Part 6: Fuji-Q Highland
There aren’t many parks out there one can attach the label ‘infamous’ too. It feels too sinister and dread-inducing to apply to something like an amusement park. But Fuji-Q Highland is a place of extremes and the summit of its high-points contrasts with the abyss of its lows more so than perhaps any other park. The consensus from enthusiast trip reports and vlogs seems to be that while there’s much to laud this park for, there’s as much or more to bemoan. Here, ‘infamous’ seems somehow appropriate.
Fuji-Q’s infamy is most often chiefly attributed to its ride operations. Going by reputation, the best word to describe them might be ‘glacial.’ As in so slow-moving that it cannot be observed in real time. And then there’s the precedent for kissing your chance to ride anything goodbye in weather moister a fine mist. But lately a different sentiment has begun to emerge out of trips to Fuji-Q. Can it be that things are improving? Is the typical park experience actually getting better?
Well, I don’t want to suggest that my day here exemplifies the new norm, but Fuji-Q Highland was one of the very best days of our entire trip. Wait, who is this heretic trying to give an actual critique of Tokyo Disney while praising Fuji-Q? Allow me to explain.
While we had a great time, not all was well as will become evident. Firstly, the operations are still slow. Even if they have improved some, that doesn’t mean they are now good. However I always assumed a big part of this was due to laziness, general incompetence, or poor training of ride operators. Like at Six Flags Magic Mountain. But this wasn’t the case. All of the employees I saw at Fuji-Q were professional, friendly, and well-trained. The slow dispatches appear to result from hyper-cautious policies handed down by management, some form of regulation, or both. I would even say they were better than at a low-rung American corporate park like Michigan’s Adventure.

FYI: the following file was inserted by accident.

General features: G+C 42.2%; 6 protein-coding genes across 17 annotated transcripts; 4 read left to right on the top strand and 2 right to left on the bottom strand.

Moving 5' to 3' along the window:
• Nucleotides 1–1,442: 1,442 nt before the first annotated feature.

Some other thoughts. This park is not as big as you’d think. People half-seriously refer to Nagashima Spa Land as the Cedar Point of Japan and Fuji-Q as the Magic Mountain of Japan. But if we’re using size as our metric, then Fuji-Q is more like the Dorney Park of Japan—if Dorney had any world class coasters and actually received proper additions every now and then.
The weather helped big time. If it had been overcast or had threatened to rain, our experience could have turned out completely different. I can also imagine the park atmosphere taking on a different tone if Mt. Fuji wasn’t looming over it against a bright blue sky all day and you felt boxed in by a fog bank or something.
As others have stated, arriving before opening and planning your use of fast passes is crucial. We managed two rides each on Do-Dodonpa, Eejanaika, and Fujiyama, then one on Takabisha, plus Fuji Airways and the Sky Roller, as well as lunch and some lengthy stops for pictures and video. And this is on a day where the park for all intents and purposes had basically shut down at about 3:40pm. Fujiyama and Eejanaika also have single rider lines which worked out to about the same wait time as a fast pass.